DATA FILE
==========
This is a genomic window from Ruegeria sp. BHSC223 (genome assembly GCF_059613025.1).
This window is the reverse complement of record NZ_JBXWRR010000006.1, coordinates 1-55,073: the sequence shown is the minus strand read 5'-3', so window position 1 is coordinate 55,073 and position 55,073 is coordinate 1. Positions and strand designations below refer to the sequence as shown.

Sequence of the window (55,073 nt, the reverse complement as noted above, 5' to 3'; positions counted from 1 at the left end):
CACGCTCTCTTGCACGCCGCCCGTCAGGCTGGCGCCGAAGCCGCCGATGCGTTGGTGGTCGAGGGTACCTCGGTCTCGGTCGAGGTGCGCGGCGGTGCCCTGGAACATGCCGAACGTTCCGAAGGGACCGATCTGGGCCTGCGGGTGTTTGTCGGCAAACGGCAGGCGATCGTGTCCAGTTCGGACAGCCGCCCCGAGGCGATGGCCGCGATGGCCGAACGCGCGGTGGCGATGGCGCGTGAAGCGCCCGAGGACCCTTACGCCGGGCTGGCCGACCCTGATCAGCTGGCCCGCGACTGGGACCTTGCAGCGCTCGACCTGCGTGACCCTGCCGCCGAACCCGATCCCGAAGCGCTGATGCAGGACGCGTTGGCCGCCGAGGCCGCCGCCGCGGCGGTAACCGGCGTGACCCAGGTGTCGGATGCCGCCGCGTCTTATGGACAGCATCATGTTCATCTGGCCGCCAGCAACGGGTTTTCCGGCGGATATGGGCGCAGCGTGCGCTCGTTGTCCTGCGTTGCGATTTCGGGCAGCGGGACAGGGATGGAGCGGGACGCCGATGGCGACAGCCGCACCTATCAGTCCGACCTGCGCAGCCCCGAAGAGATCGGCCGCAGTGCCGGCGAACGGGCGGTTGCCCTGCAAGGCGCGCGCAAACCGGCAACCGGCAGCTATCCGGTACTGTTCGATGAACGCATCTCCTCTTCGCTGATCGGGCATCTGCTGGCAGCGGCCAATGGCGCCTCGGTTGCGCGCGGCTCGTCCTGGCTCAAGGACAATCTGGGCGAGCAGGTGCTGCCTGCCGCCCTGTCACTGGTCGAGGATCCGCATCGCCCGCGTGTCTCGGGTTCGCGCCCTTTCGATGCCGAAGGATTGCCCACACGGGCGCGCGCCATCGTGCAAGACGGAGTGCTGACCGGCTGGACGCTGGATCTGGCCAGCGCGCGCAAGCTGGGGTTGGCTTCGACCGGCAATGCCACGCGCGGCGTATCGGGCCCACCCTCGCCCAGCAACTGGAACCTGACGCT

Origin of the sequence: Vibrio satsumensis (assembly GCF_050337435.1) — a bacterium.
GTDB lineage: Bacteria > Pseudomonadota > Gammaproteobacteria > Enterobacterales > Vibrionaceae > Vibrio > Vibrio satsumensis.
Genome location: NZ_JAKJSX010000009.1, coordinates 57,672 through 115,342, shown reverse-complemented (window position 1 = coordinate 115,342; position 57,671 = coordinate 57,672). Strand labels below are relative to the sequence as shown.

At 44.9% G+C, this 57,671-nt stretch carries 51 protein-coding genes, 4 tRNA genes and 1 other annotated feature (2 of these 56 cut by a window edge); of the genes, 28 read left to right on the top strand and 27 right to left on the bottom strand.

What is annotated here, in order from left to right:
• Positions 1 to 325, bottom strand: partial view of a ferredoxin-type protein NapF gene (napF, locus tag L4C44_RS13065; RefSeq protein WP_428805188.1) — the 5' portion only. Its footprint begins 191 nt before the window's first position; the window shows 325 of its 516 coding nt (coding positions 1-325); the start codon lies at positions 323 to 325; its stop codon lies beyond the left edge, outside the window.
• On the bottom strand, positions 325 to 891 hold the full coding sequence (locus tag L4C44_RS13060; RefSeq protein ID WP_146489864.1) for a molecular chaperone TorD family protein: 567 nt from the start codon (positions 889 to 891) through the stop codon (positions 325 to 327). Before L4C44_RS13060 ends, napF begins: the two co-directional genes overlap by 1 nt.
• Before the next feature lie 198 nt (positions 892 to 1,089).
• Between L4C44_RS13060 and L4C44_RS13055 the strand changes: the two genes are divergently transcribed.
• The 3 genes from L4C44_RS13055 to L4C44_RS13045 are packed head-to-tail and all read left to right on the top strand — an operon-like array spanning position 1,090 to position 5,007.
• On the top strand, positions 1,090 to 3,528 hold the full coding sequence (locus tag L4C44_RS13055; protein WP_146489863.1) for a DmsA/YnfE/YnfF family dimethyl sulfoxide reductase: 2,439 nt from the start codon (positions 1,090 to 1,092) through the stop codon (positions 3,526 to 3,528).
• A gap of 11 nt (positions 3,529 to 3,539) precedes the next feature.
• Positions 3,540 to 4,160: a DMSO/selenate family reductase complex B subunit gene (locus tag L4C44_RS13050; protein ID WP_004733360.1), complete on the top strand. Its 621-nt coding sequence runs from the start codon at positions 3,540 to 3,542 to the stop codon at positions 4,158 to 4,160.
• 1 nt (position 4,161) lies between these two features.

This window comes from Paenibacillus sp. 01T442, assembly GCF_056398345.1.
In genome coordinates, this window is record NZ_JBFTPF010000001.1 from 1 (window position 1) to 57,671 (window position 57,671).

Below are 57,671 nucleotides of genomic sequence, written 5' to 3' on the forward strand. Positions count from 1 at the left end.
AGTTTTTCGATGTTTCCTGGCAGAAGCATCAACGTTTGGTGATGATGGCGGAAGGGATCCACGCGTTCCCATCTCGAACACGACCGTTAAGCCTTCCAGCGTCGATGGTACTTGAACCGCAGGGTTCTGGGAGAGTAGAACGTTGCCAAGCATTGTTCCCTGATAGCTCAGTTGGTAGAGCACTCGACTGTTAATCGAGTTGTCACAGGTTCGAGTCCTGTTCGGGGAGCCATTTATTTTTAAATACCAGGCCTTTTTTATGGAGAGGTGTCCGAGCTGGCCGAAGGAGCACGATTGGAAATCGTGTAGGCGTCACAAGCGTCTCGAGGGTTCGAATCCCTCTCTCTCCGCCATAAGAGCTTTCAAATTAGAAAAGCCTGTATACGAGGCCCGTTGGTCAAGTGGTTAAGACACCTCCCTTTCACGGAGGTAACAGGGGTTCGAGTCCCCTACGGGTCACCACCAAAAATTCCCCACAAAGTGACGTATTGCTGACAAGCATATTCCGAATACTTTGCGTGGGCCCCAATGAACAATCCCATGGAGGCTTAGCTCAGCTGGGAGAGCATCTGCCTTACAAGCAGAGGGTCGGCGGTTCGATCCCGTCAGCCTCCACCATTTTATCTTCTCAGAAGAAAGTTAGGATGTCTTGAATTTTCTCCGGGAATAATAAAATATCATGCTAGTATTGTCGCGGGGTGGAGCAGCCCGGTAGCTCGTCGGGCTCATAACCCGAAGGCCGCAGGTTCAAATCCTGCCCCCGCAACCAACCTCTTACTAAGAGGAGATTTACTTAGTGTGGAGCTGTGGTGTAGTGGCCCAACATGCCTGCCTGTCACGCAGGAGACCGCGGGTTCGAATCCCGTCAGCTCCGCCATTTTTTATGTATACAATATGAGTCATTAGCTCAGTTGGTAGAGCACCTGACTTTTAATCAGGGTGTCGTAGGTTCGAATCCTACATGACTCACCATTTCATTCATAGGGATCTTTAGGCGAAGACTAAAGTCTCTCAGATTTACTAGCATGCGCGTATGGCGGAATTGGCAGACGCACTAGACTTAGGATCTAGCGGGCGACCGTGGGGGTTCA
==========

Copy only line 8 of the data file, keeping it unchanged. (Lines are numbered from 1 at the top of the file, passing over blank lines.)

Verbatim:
At 44.9% G+C, this 57,671-nt stretch carries 51 protein-coding genes, 4 tRNA genes and 1 other annotated feature (2 of these 56 cut by a window edge); of the genes, 28 read left to right on the top strand and 27 right to left on the bottom strand.